(Screenshot by Michelle Starr/CNET Australia)
A bomb-disposal robot designed for DARPA has hands created from prosthetics designed for amputees.
DARPA's Big Dog and Cheetah robots have haunted the nightmares of some, but one of the latest robots to come out of the defence research group has our vote for the creepiest robot the program has produced, hands down — even though its purpose is friendly.
Designed by roboticists at John Hopkins University's Applied Physics Laboratory, Robo Sally is part of DARPA's Revolutionising Prosthetics program, which seeks to design better prosthetics options for soldiers wounded on the field.
But those fancy-pants, high-end prosthetic limbs have possibilities beyond restoring limb function to amputees; namely, explosive ordnance disposal (EOD). To date, the US military has conducted around 25,000 EOD missions in Iraq, leading to 30 fatalities — a number that would have been much higher if not for EOD robots.
Bombs, however, are fragile things, and robots — without nerve endings and the ability to make split-second contextual decisions — can be a bit clumsy. Instead of creating entirely new robotic arms, the roboticists at APL hit on a novel solution: using prosthetic hands, which have already advanced to a point where they can replicate the fine motor movements of which a human is capable.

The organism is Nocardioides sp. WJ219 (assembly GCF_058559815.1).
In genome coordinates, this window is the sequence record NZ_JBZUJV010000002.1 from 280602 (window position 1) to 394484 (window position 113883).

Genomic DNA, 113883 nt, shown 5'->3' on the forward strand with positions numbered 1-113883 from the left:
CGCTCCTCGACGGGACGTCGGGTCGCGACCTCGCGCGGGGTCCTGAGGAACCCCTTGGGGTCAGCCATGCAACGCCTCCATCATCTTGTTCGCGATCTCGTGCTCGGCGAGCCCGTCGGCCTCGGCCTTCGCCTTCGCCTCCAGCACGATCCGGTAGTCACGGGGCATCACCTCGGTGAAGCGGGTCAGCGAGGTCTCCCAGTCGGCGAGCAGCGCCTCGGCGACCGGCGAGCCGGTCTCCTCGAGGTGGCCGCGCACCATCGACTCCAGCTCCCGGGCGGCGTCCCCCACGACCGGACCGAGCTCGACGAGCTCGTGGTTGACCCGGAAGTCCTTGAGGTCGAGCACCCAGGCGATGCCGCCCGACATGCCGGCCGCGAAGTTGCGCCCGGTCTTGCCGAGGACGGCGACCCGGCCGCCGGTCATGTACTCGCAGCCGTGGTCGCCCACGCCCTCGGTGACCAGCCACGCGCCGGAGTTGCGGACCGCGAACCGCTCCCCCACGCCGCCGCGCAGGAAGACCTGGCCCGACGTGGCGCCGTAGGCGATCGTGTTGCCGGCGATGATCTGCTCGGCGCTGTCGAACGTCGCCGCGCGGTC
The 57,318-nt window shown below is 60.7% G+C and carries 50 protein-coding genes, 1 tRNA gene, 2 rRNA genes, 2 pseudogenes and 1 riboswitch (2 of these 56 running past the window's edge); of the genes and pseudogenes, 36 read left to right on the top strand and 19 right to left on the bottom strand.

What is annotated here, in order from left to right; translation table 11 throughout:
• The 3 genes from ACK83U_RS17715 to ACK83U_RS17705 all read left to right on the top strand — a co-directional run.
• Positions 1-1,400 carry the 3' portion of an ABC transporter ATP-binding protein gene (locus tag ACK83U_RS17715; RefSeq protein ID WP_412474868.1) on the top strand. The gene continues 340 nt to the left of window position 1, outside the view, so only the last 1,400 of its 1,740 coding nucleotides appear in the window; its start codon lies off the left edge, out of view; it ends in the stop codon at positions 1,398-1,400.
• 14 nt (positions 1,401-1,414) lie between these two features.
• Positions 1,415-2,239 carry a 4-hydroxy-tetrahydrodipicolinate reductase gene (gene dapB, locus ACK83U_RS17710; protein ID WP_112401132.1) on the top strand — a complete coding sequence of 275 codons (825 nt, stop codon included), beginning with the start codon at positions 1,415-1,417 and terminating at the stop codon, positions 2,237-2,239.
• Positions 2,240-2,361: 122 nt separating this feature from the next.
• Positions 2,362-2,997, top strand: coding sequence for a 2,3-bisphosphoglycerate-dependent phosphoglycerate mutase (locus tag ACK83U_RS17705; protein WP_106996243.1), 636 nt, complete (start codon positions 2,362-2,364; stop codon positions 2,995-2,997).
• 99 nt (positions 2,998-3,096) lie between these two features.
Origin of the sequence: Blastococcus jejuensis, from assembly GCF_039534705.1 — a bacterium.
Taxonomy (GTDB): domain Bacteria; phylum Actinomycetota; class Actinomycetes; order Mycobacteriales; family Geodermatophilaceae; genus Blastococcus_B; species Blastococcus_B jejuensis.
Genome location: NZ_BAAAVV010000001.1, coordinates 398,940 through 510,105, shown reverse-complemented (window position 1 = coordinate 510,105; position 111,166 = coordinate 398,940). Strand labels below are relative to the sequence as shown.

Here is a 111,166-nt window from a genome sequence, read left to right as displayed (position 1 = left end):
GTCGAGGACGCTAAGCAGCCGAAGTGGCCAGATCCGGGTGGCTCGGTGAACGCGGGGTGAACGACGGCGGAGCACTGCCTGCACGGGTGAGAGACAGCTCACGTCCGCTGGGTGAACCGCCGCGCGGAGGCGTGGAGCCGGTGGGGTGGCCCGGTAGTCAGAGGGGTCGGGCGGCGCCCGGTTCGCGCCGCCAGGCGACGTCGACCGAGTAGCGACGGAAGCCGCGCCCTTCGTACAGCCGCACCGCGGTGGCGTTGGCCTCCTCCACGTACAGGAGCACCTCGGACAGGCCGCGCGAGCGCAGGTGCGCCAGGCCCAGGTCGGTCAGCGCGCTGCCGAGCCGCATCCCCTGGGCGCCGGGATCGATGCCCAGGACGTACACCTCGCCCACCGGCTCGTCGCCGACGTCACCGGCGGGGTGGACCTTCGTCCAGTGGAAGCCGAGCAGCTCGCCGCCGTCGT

The the Bimanual Dexterous Robotics Platform (BDRP), or Robo Sally (looking like a cross between Number 5 and the Cat with Hands), is the result. Mounted on four wheels like a robo-centaur, her head boasts two cameras for eyes, and her entire body has 42 individual degrees of control — 17 in each limb, three each in the torso and neck and two in the mobility platform. And, of course, there's the prosthetic arms, which are able to grip 23 kilograms and pinch 4.5 kilograms (the average male grip strength is 44.8kg, and the average female grip strength is 26.5kg).
How she is controlled is even more interesting: a human "pilot" uses a variety of gadgets to drive her around. A pair of exoskeletal gloves that have sensors allow the user to control Sally's hand movements just by moving their own hands, while a visor lets the user not only see through Sally's "eyes", but also control her head movements. The robot is steered through a video-game-type controller, a joystick or a foot-controlled pressure sensor worn in the shoes.
M Kozlowski, a National Security Technology Department engineer working on Sally, said, "She is unlike any of the traditional EOD platforms. Most fielded EOD robots are racked vehicles with very low dexterity and a claw that can move in three, maybe five ways. Sally has stereo vision. The operator can see what she sees in 3D. She has motion-tracking features that allow the neck to pan with the operator's movement. And her limbs can fully mimic the operator's motion."
If Sally can save lives, that will be a tremendous thing. But if soldiers start disappearing, and then some horrendous human-robot monstrosity shows up out of nowhere, we reserve the right to say "I told you so".